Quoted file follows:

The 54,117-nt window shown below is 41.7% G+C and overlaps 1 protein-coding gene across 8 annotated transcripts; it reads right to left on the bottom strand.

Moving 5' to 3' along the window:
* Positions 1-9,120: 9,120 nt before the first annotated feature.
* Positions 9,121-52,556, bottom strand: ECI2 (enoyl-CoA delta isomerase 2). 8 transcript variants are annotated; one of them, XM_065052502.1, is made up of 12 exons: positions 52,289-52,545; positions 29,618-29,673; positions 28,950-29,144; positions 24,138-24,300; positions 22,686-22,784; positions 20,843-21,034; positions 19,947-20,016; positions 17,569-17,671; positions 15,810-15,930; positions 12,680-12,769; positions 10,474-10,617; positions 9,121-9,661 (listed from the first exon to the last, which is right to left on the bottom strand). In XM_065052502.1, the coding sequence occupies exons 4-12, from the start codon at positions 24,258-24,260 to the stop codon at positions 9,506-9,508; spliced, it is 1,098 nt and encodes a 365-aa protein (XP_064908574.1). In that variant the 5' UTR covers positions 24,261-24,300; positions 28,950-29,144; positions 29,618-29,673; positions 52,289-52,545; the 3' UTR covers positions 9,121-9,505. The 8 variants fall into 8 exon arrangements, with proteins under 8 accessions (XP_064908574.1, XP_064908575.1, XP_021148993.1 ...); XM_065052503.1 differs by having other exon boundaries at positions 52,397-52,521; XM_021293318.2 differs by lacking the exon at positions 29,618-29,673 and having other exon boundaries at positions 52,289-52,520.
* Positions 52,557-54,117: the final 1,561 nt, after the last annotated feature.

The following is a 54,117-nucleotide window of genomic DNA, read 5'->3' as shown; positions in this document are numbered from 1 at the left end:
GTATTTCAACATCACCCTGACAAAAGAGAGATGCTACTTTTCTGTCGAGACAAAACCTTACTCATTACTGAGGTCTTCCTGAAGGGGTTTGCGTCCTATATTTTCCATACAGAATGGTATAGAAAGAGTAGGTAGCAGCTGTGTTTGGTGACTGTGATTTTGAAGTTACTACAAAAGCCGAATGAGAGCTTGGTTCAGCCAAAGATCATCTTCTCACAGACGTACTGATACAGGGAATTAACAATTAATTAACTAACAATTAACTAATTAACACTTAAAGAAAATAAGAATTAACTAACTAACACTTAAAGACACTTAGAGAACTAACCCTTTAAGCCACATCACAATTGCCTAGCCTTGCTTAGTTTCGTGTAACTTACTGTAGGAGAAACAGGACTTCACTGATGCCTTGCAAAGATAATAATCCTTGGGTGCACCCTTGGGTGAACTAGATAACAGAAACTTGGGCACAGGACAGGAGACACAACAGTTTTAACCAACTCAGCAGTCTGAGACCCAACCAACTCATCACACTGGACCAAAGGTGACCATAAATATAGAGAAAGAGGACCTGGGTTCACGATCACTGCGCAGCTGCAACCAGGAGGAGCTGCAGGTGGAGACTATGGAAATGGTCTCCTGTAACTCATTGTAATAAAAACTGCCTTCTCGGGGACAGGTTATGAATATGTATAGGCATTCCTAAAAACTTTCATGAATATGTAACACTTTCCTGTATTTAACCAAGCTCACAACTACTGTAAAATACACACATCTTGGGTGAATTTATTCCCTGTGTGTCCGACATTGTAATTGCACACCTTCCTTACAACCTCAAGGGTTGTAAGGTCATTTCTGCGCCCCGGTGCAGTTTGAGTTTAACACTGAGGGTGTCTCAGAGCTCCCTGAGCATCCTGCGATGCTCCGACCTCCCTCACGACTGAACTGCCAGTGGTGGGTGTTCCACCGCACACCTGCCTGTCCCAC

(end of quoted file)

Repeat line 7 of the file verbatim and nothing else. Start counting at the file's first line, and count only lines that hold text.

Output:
GTATTTCAACATCACCCTGACAAAAGAGAGATGCTACTTTTCTGTCGAGACAAAACCTTACTCATTACTGAGGTCTTCCTGAAGGGGTTTGCGTCCTATATTTTCCATACAGAATGGTATAGAAAGAGTAGGTAGCAGCTGTGTTTGGTGACTGTGATTTTGAAGTTACTACAAAAGCCGAATGAGAGCTTGGTTCAGCCAAAGATCATCTTCTCACAGACGTACTGATACAGGGAATTAACAATTAATTAACTAACAATTAACTAATTAACACTTAAAGAAAATAAGAATTAACTAACTAACACTTAAAGACACTTAGAGAACTAACCCTTTAAGCCACATCACAATTGCCTAGCCTTGCTTAGTTTCGTGTAACTTACTGTAGGAGAAACAGGACTTCACTGATGCCTTGCAAAGATAATAATCCTTGGGTGCACCCTTGGGTGAACTAGATAACAGAAACTTGGGCACAGGACAGGAGACACAACAGTTTTAACCAACTCAGCAGTCTGAGACCCAACCAACTCATCACACTGGACCAAAGGTGACCATAAATATAGAGAAAGAGGACCTGGGTTCACGATCACTGCGCAGCTGCAACCAGGAGGAGCTGCAGGTGGAGACTATGGAAATGGTCTCCTGTAACTCATTGTAATAAAAACTGCCTTCTCGGGGACAGGTTATGAATATGTATAGGCATTCCTAAAAACTTTCATGAATATGTAACACTTTCCTGTATTTAACCAAGCTCACAACTACTGTAAAATACACACATCTTGGGTGAATTTATTCCCTGTGTGTCCGACATTGTAATTGCACACCTTCCTTACAACCTCAAGGGTTGTAAGGTCATTTCTGCGCCCCGGTGCAGTTTGAGTTTAACACTGAGGGTGTCTCAGAGCTCCCTGAGCATCCTGCGATGCTCCGACCTCCCTCACGACTGAACTGCCAGTGGTGGGTGTTCCACCGCACACCTGCCTGTCCCAC